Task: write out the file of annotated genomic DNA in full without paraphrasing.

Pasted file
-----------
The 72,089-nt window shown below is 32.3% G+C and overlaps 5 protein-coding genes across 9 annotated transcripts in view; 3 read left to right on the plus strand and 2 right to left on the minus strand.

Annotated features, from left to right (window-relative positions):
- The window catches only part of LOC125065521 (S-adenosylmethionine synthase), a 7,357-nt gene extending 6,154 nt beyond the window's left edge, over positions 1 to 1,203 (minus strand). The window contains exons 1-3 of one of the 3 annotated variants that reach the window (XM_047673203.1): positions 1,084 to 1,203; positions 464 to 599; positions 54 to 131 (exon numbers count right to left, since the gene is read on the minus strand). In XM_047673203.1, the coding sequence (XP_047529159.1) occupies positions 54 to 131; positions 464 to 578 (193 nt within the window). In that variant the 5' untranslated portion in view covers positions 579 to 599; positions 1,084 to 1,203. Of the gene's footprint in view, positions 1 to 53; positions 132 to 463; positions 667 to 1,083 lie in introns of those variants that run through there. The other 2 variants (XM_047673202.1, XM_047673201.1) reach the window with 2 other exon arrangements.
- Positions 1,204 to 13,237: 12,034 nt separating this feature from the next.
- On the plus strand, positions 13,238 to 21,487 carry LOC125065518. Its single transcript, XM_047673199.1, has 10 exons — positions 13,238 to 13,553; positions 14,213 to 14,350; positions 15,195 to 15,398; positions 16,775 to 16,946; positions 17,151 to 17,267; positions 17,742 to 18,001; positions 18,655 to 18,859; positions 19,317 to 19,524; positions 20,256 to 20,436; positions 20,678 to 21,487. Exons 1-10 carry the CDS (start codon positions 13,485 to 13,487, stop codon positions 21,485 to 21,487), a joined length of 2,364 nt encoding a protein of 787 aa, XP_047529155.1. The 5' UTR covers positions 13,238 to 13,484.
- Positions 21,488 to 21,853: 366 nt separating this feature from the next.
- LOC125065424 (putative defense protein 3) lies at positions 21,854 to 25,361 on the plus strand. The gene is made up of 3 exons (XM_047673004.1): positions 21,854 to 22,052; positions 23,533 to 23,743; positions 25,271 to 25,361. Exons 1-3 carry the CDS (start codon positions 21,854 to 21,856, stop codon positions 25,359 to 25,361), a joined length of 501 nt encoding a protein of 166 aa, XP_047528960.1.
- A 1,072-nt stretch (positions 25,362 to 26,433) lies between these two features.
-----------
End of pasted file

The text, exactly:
The 72,089-nt window shown below is 32.3% G+C and overlaps 5 protein-coding genes across 9 annotated transcripts in view; 3 read left to right on the plus strand and 2 right to left on the minus strand.

Annotated features, from left to right (window-relative positions):
- The window catches only part of LOC125065521 (S-adenosylmethionine synthase), a 7,357-nt gene extending 6,154 nt beyond the window's left edge, over positions 1 to 1,203 (minus strand). The window contains exons 1-3 of one of the 3 annotated variants that reach the window (XM_047673203.1): positions 1,084 to 1,203; positions 464 to 599; positions 54 to 131 (exon numbers count right to left, since the gene is read on the minus strand). In XM_047673203.1, the coding sequence (XP_047529159.1) occupies positions 54 to 131; positions 464 to 578 (193 nt within the window). In that variant the 5' untranslated portion in view covers positions 579 to 599; positions 1,084 to 1,203. Of the gene's footprint in view, positions 1 to 53; positions 132 to 463; positions 667 to 1,083 lie in introns of those variants that run through there. The other 2 variants (XM_047673202.1, XM_047673201.1) reach the window with 2 other exon arrangements.
- Positions 1,204 to 13,237: 12,034 nt separating this feature from the next.
- On the plus strand, positions 13,238 to 21,487 carry LOC125065518. Its single transcript, XM_047673199.1, has 10 exons — positions 13,238 to 13,553; positions 14,213 to 14,350; positions 15,195 to 15,398; positions 16,775 to 16,946; positions 17,151 to 17,267; positions 17,742 to 18,001; positions 18,655 to 18,859; positions 19,317 to 19,524; positions 20,256 to 20,436; positions 20,678 to 21,487. Exons 1-10 carry the CDS (start codon positions 13,485 to 13,487, stop codon positions 21,485 to 21,487), a joined length of 2,364 nt encoding a protein of 787 aa, XP_047529155.1. The 5' UTR covers positions 13,238 to 13,484.
- Positions 21,488 to 21,853: 366 nt separating this feature from the next.
- LOC125065424 (putative defense protein 3) lies at positions 21,854 to 25,361 on the plus strand. The gene is made up of 3 exons (XM_047673004.1): positions 21,854 to 22,052; positions 23,533 to 23,743; positions 25,271 to 25,361. Exons 1-3 carry the CDS (start codon positions 21,854 to 21,856, stop codon positions 25,359 to 25,361), a joined length of 501 nt encoding a protein of 166 aa, XP_047528960.1.
- A 1,072-nt stretch (positions 25,362 to 26,433) lies between these two features.